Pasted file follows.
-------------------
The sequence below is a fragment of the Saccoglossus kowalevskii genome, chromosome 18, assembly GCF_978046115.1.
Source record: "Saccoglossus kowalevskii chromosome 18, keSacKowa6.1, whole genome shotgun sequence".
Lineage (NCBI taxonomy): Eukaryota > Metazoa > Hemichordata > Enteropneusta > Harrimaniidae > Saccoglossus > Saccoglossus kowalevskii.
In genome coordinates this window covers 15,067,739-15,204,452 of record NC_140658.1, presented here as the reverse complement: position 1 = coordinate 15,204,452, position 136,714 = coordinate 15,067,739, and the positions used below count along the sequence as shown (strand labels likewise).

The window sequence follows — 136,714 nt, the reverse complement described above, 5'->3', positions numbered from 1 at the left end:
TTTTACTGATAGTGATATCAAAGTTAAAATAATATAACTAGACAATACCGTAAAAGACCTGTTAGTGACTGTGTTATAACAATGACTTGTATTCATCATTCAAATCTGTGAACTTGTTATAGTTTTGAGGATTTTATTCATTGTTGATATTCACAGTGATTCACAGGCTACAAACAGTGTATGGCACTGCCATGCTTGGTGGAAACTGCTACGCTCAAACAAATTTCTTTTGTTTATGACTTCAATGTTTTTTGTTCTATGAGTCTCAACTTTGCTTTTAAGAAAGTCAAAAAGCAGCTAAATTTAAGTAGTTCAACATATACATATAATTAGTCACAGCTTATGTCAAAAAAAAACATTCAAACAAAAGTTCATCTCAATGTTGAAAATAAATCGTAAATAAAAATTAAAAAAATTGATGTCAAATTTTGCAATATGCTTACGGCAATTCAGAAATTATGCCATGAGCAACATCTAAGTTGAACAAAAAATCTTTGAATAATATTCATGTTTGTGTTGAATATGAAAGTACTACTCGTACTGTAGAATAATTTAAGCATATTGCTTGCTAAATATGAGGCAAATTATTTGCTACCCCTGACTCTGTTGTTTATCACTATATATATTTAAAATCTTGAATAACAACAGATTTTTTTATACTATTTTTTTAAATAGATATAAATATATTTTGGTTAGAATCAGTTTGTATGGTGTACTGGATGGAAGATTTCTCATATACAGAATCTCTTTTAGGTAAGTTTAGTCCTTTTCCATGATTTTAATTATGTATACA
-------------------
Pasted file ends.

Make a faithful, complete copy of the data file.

The sequence below is a fragment of the Saccoglossus kowalevskii genome, chromosome 18, assembly GCF_978046115.1.
Source record: "Saccoglossus kowalevskii chromosome 18, keSacKowa6.1, whole genome shotgun sequence".
Lineage (NCBI taxonomy): Eukaryota > Metazoa > Hemichordata > Enteropneusta > Harrimaniidae > Saccoglossus > Saccoglossus kowalevskii.
In genome coordinates this window covers 15,067,739-15,204,452 of record NC_140658.1, presented here as the reverse complement: position 1 = coordinate 15,204,452, position 136,714 = coordinate 15,067,739, and the positions used below count along the sequence as shown (strand labels likewise).

The window sequence follows — 136,714 nt, the reverse complement described above, 5'->3', positions numbered from 1 at the left end:
TTTTACTGATAGTGATATCAAAGTTAAAATAATATAACTAGACAATACCGTAAAAGACCTGTTAGTGACTGTGTTATAACAATGACTTGTATTCATCATTCAAATCTGTGAACTTGTTATAGTTTTGAGGATTTTATTCATTGTTGATATTCACAGTGATTCACAGGCTACAAACAGTGTATGGCACTGCCATGCTTGGTGGAAACTGCTACGCTCAAACAAATTTCTTTTGTTTATGACTTCAATGTTTTTTGTTCTATGAGTCTCAACTTTGCTTTTAAGAAAGTCAAAAAGCAGCTAAATTTAAGTAGTTCAACATATACATATAATTAGTCACAGCTTATGTCAAAAAAAAACATTCAAACAAAAGTTCATCTCAATGTTGAAAATAAATCGTAAATAAAAATTAAAAAAATTGATGTCAAATTTTGCAATATGCTTACGGCAATTCAGAAATTATGCCATGAGCAACATCTAAGTTGAACAAAAAATCTTTGAATAATATTCATGTTTGTGTTGAATATGAAAGTACTACTCGTACTGTAGAATAATTTAAGCATATTGCTTGCTAAATATGAGGCAAATTATTTGCTACCCCTGACTCTGTTGTTTATCACTATATATATTTAAAATCTTGAATAACAACAGATTTTTTTATACTATTTTTTTAAATAGATATAAATATATTTTGGTTAGAATCAGTTTGTATGGTGTACTGGATGGAAGATTTCTCATATACAGAATCTCTTTTAGGTAAGTTTAGTCCTTTTCCATGATTTTAATTATGTATACA